Friday, June 26, 2009
The Great (E)Scape
One of the best parts about living the farmers market/CSA life is getting a hold of awesome produce that rarely sees the inside of a grocery store. Whether it's ramps, fiddlehead ferns or crosnes, the only way to get a shot at buying everything that grows on a farm is to follow a farmer. Spring and early summer are especially fruitful times for these types of products, since often the mature versions of vegetables that we're accustomed to eating are nothing like their young counterparts (which are only just sprouting in the spring). Several members of the allium family like garlic, onions, chives and shallots are known to play Jekyll and Hyde where their appearance and flavor are concerned, depending on what point in their life they've been picked.
Garlic in particular makes quite the evolution from seed to bulb, but manages to remain delicious the whole way. We've all come to know garlic in its mature form as a white bulb that breaks into cloves. But on the road to becoming a grown-up bulb, garlic goes through and interesting--and delicious--period as a teenager, when it's known as green garlic. The bulb has just started to grow but remains quite small, about 1/4 the size of your average mature bulb. It's not yet separated into cloves and instead resembles the rings of a spring onion. And much like a spring onion, there are long green stems attached to the bulb. Their flavor is milder than a fully grown bulb and absolutely delicious raw, with none of the overpowering piquancy of raw garlic cloves. I like using it in dishes where fully grown garlic could be deemed too strong, like in eggs, delicate pestos, and especially in pasta. I just cook off some noodles, usually spaghetti, angel hair or linguine, grate the green garlic into the bottom of a bowl with a splosh of olive oil, a little parmesan cheese and pepper. Then I add in the piping hot pasta and toss everything together. The heat from the pasta cooks the garlic ever so slightly and perfumes the dish wonderfully. You can even add a few teaspoons of the pasta water for a more substantial sauce, or some greens that would wilt easily.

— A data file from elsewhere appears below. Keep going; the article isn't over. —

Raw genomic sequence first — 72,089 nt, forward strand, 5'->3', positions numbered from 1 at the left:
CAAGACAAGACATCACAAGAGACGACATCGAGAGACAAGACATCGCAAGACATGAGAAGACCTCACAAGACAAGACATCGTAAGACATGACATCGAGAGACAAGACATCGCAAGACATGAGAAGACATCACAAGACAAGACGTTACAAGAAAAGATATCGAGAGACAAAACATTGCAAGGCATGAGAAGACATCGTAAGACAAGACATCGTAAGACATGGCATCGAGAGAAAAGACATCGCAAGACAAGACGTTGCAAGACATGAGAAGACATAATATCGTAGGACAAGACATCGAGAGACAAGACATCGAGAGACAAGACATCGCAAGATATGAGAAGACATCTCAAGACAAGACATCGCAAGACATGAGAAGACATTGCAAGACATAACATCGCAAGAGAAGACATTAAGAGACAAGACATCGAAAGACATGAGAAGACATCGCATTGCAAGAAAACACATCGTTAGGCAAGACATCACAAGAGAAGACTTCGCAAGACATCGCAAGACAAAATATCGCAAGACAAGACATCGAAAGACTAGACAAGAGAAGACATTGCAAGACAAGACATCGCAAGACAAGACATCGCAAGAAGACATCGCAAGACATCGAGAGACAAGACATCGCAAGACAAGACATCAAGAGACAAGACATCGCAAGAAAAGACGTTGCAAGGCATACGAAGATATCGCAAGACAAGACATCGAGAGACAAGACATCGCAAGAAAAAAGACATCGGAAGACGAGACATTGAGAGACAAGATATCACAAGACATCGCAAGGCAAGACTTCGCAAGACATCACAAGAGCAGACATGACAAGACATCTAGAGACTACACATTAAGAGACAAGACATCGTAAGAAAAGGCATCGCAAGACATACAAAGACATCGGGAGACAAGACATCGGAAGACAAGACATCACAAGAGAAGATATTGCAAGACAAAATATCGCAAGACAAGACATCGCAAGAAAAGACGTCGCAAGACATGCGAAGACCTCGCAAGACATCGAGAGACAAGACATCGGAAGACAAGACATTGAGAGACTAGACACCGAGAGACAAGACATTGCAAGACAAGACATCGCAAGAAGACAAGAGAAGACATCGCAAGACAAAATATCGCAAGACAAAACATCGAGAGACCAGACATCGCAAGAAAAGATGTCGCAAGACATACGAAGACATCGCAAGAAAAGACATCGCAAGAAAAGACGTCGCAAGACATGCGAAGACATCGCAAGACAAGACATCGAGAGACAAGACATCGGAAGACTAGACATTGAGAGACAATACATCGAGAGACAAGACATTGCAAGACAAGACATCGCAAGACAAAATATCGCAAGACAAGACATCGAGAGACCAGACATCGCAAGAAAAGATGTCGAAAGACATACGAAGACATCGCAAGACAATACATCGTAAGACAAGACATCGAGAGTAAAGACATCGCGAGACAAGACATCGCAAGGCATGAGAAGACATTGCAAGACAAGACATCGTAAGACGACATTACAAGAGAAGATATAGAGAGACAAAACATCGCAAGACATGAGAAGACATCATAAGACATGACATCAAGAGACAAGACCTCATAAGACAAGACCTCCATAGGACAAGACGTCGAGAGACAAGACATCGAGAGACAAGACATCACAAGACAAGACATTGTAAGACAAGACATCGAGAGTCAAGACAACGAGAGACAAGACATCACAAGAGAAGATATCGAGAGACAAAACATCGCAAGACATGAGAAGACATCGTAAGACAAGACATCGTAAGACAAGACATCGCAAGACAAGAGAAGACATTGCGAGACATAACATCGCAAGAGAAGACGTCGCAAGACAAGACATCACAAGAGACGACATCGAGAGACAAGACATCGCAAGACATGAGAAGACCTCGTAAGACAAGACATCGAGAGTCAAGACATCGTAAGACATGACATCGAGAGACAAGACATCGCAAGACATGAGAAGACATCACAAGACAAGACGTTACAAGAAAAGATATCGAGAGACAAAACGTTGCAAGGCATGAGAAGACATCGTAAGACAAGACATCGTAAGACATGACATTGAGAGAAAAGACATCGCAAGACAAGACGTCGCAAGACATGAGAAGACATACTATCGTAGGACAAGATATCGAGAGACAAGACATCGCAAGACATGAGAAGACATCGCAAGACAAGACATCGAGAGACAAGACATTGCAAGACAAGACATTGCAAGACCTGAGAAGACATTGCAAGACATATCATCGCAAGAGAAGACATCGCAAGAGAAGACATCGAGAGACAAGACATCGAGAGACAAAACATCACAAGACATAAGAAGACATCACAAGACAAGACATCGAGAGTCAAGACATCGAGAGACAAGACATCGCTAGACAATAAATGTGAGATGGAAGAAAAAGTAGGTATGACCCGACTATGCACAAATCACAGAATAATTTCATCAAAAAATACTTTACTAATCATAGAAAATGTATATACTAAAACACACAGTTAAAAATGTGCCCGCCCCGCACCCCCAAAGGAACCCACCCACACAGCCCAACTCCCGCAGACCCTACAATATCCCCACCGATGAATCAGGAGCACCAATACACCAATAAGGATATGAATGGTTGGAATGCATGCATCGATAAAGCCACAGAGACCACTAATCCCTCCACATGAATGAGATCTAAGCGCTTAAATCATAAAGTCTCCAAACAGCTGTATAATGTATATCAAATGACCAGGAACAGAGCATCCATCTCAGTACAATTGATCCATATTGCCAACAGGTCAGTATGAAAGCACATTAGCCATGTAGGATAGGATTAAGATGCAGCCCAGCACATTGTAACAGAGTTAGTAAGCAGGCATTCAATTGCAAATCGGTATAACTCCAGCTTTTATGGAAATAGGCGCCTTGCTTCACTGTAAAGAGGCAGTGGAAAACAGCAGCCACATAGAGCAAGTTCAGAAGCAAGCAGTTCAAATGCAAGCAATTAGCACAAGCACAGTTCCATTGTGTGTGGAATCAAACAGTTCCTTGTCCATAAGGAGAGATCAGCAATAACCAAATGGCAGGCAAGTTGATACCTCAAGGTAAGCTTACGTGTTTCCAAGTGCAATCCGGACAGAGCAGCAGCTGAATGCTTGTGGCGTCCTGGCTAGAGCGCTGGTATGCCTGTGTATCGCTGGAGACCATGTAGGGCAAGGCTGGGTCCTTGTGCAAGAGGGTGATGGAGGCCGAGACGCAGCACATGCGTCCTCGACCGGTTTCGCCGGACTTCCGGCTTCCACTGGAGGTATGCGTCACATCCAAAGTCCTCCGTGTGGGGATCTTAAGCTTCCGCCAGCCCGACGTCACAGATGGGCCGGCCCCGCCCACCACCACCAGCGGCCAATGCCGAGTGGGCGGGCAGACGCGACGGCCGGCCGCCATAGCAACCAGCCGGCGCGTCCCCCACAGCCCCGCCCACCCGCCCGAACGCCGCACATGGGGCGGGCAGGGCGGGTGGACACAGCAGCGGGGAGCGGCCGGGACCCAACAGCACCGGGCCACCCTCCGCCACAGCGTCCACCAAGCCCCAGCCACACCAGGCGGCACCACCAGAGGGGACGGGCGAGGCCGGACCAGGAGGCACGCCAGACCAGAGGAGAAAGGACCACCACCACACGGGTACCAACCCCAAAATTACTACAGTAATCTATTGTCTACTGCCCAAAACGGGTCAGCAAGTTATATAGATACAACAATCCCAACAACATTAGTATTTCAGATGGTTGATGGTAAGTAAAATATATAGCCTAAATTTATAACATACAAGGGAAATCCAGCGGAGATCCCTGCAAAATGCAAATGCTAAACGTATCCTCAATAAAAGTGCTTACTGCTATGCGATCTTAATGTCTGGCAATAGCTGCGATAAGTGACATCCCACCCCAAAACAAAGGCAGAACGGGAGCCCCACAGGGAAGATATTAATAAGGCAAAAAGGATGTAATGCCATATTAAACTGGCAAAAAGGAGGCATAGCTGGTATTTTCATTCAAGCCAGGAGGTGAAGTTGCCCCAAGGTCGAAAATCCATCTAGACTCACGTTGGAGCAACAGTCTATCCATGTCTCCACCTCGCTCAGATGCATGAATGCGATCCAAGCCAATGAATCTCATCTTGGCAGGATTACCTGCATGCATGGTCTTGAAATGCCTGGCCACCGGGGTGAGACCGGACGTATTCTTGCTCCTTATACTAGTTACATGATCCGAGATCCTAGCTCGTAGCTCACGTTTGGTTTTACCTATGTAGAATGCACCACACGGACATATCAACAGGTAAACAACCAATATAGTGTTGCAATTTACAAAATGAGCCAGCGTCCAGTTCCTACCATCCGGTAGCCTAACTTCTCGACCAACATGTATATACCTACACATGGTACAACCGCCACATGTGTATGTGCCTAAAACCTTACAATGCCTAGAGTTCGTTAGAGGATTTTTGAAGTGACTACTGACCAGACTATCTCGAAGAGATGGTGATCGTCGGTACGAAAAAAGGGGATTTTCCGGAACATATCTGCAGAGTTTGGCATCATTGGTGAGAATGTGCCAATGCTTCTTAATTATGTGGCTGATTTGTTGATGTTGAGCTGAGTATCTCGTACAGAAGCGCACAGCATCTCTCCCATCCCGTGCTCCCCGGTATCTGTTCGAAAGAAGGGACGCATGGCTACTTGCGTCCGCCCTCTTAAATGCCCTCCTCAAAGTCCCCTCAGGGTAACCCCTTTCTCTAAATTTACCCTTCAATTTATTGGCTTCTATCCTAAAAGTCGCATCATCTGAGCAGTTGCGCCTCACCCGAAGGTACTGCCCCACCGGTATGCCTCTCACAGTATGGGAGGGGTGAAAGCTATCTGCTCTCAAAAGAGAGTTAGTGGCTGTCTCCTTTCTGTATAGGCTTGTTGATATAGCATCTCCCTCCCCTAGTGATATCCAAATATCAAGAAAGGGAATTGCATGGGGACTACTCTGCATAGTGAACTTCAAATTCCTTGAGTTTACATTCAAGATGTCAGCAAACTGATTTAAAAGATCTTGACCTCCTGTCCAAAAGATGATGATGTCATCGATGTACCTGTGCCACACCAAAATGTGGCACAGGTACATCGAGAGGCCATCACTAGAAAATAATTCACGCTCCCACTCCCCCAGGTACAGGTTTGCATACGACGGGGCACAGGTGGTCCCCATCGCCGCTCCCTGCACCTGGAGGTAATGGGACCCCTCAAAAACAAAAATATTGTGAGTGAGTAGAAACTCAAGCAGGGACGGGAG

And believe it or not, even before garlic goes through its teen phase, it has yet another edible early stage. When garlic is first starting to mature in its earliest stage, it sprouts flowers whose delicate stems curl onto themselves, taking on loopy, cascading shapes. In order for the bulbs to continue growing into the mature and pungent garlic bulbs we know and love, the garlic "scapes," as these flowering stems are called, must be cut off. For years they were discarded as waste (as they continue to be in mass producing farms), when they are in fact one of springs most delicious products. Subtle and very mildly flavored, they can be added to a number of dishes where garlic cloves would be out of the question. From gazpacho to pasta and risotto, you can use it a hundred different ways, including raw in salads and blanched like green beans. I have a few recipes in store for mine, including a white bean and garlic scape dip, not to mention a great risotto primavera that utilizes these little guys to the fullest. I have a double dose sitting in my fridge that I can't wait to tackle, and I highly suggest that everyone get out to their local farmers market and try to find some. You won't regret it!